Q6. The chart below lists the solubility product constants of the hydroxide complexes of several common cations in water. Which metal would precipitate last as its hydroxide complex? This is the metal then available for titration using the HB indicator after you adjusted the solution pH to 12.0.

    Cation

    Equilibrium

    Ksp

    Al3+

    \(\ce{Al(OH)3 (s) ↔ Al^3+ (aq) + 3 OH- (aq)}\)

    4.6 x 10-33

    Ca2+

    \(\ce{Ca(OH)2 (s) ↔ Ca^2+ (aq) + 2 OH- (aq)}\)

    6.5 x 10-6

    Fe2+

    \(\ce{Fe(OH)2 (s) ↔ Fe^2+ (aq) + 2 OH- (aq)}\)

    8 x 10-16

    Fe3+

    \(\ce{Fe(OH)3 (s) ↔ Fe^3+ (aq) + 3 OH- (aq)}\)

    1.6 x 10-39

    Mg2+

    \(\ce{Mg(OH)2 (s) ↔ Mg^2+ (aq) + 2 OH- (aq)}\)

    7.1 x 10-12

    Raising the pH above pH 12 will precipitate all of the cations except for Ca2+. This process masks the other ions by precipitating them out. After filtering the sample, titration with EDTA is performed. Thus Ca2+ is the only species dissolved in solution, and when this solution is titrated with EDTA, the EDTA will only complex with the Ca2+. Thus the titration at pH 12 with HB as the indicator will determine just the Ca2+.

    Q7. If you have measured the total water hardness using EBT as the endpoint and the concentration of the Ca2+ using HB as the endpoint, how could you determine the concentration of Mg2+

    Since the concentration of the Al3+ and the iron species are usually very low to negligible, the Mg2+ can be determined by taking the difference in results between the titration with the EBT and the HB analyses. 

    Q8. Have you made any assumptions in performing up this calculation?

    The assumption that the concentrations of Al3+ and the iron species are usually very low to negligible compared to either the calcium or magnesium.

    Q9. The concentration of the titrant needs to be known when performing a titration. This concentration is determined by standardizing the titrant. How could you standardize the EDTA solution?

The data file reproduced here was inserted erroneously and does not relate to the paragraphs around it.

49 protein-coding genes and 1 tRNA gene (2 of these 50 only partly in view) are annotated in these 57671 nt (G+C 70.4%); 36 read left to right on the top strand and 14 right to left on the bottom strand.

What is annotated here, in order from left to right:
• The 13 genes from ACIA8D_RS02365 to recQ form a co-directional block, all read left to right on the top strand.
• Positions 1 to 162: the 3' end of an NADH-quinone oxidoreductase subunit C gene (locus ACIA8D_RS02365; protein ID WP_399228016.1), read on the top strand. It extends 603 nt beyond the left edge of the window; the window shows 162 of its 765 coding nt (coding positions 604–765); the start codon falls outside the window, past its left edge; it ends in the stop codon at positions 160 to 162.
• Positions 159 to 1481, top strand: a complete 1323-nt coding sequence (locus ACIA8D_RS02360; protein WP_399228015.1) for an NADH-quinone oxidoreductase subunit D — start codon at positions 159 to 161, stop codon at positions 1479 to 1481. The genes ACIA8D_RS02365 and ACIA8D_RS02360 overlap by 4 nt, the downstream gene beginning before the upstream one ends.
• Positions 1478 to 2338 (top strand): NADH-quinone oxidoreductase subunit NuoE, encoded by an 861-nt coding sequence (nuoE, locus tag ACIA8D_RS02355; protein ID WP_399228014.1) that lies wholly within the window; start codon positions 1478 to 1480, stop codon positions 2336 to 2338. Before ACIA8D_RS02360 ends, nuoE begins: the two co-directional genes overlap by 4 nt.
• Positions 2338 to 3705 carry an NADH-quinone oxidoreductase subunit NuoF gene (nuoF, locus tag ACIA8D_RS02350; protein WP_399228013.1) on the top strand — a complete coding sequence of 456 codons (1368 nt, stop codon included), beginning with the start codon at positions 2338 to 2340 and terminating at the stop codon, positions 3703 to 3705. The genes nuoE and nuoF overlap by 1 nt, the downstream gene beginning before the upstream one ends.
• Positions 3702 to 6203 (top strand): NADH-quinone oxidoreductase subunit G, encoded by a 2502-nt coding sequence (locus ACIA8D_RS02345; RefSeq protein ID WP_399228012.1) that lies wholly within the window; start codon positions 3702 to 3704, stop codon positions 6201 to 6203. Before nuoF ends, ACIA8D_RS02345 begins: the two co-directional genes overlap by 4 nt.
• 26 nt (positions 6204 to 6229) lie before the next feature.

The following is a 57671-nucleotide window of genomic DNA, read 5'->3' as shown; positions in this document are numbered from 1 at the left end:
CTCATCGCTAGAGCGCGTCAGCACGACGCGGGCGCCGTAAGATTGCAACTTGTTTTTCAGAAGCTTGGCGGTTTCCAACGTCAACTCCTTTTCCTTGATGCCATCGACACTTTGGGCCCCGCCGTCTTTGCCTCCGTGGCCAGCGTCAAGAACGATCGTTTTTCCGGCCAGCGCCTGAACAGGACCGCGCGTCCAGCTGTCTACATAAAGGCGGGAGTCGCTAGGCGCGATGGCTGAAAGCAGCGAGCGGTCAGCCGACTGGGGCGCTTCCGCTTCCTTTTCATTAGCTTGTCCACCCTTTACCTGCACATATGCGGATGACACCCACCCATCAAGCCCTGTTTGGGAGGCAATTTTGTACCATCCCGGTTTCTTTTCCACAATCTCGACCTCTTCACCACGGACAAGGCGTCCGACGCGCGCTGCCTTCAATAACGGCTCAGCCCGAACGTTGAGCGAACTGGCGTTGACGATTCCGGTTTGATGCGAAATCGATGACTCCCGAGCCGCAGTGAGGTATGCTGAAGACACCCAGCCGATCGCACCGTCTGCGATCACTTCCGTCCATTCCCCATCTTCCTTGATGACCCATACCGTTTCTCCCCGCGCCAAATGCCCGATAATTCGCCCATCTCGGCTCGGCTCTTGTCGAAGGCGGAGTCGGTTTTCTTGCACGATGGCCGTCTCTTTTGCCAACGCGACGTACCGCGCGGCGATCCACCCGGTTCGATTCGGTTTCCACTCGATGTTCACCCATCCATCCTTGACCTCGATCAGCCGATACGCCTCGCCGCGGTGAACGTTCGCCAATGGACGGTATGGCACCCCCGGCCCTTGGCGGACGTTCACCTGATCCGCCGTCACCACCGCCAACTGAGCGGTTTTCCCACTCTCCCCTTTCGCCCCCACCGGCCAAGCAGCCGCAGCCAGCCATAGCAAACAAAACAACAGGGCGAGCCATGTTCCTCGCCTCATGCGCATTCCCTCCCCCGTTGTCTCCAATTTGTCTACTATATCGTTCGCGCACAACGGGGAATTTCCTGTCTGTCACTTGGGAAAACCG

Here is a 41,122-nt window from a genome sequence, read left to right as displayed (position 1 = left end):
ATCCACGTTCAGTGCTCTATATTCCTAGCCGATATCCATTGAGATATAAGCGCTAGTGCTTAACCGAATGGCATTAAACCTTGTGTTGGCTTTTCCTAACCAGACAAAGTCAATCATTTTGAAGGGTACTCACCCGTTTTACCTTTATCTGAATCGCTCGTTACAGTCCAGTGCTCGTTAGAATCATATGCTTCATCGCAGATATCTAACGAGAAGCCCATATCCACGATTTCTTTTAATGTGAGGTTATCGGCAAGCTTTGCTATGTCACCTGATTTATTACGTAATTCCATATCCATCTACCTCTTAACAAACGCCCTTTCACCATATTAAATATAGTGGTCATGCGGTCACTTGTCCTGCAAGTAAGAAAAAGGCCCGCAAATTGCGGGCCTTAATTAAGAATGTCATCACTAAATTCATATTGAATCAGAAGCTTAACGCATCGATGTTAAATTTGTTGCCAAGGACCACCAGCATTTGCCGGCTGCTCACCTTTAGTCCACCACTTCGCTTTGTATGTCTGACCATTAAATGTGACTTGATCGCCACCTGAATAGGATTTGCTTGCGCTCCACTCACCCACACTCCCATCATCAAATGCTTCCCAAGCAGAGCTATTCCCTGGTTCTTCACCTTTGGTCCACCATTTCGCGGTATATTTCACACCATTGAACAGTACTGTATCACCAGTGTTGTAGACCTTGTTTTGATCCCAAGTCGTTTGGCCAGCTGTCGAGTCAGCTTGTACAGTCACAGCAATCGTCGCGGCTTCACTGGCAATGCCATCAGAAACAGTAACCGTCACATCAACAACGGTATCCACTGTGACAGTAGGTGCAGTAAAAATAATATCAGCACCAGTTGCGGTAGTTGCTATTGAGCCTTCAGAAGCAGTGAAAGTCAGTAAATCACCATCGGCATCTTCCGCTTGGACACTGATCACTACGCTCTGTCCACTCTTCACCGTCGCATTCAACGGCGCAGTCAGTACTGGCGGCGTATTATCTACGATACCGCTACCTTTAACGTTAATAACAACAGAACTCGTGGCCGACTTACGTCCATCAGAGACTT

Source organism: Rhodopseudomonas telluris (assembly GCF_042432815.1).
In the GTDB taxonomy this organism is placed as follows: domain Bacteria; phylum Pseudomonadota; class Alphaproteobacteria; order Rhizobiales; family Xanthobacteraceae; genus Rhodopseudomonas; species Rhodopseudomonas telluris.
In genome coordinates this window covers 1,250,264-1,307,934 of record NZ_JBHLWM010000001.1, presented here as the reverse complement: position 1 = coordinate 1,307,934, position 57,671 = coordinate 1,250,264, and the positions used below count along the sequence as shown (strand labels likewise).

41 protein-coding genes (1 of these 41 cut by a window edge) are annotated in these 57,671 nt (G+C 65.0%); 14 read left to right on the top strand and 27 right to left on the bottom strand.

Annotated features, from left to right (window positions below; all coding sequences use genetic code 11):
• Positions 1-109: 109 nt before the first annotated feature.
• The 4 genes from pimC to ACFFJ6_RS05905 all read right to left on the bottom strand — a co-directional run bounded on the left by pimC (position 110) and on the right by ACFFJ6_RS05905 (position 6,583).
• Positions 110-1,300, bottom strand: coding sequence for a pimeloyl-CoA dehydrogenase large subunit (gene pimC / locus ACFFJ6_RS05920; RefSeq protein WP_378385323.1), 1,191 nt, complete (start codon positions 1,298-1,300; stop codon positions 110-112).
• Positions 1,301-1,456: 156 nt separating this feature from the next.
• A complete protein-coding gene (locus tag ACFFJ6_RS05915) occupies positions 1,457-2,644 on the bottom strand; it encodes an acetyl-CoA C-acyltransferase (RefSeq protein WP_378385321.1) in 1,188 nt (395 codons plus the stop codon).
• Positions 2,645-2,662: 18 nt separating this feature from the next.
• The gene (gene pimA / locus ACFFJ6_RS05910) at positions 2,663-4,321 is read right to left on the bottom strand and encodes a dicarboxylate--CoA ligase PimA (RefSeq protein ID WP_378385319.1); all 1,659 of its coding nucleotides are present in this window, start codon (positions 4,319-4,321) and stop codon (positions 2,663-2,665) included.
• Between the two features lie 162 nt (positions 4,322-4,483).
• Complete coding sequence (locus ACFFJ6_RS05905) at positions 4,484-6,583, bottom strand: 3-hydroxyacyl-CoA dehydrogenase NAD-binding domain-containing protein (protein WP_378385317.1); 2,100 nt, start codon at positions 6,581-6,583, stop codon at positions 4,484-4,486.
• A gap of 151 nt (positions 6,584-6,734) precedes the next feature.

The EDTA is standardized by titrating it was a solution of known Ca2+ concentration. EBT is usually used as the indicator. 

    Experimental analysis:

    The common procedure for this analysis is:

    Solutions needed:

    • 0.00250 M EDTA solution
    • Eriochrome Black T indicator solution (0.1 g in 25 mL of methanol)
    • Ammonium Buffer (pH 10): dissolve 67.6 g NH4Cl in 572 mL of NH4+ and dilute to 1 liter with distilled water.
    • Hydroxynaphthol blue indicator (solid)
    • 50% NaOH

    Waste information:

    • Neutralize the solutions to between pH 5 and 8, then flush down the drain.

    The volume of your sample will depend upon the hardness of the water. Generally a 50.00 mL sample of freshwater is reasonable. Add 3.0 mL of ammonium buffer and 6 drops Eriochrome black T indicator. Titrate with EDTA solution and note when the color changes from wine red to blue. You may want to practice finding the end-point several times using tap water. If the water is rather hard, you may have to increase the EDTA concentration, or you can decrease the sample volume. Save a solution at the endpoint to compare for the titration of your sample. 

    The water hardness results are usually reported with units of ppm CaCO3, which you calculate using the following equation:

    Calculation of Water Hardness

    \[\dfrac{(V_{EDTA})(C_{EDTA})\left(\dfrac{1\: mmole\: M^{n+}}{1\: mmole\: EDTA}\right)\left(\dfrac{1\: mmole\: CaCO_3}{1\: mmole\: M^{n+}}\right)\left(\dfrac{100.09\: mg\: CaCO_3}{1\: mmole\: CaCO_3}\right)}{(V_{sample})} = ppm\: CaCO_3\nonumber\]

    Where:

    (VEDTA) is the corrected titration volume of EDTA standard titrated (in liters)

    (CEDTA) is the concentration of the EDTA standard (in mM)

    (VSample) is the volume of the water sample (in liters)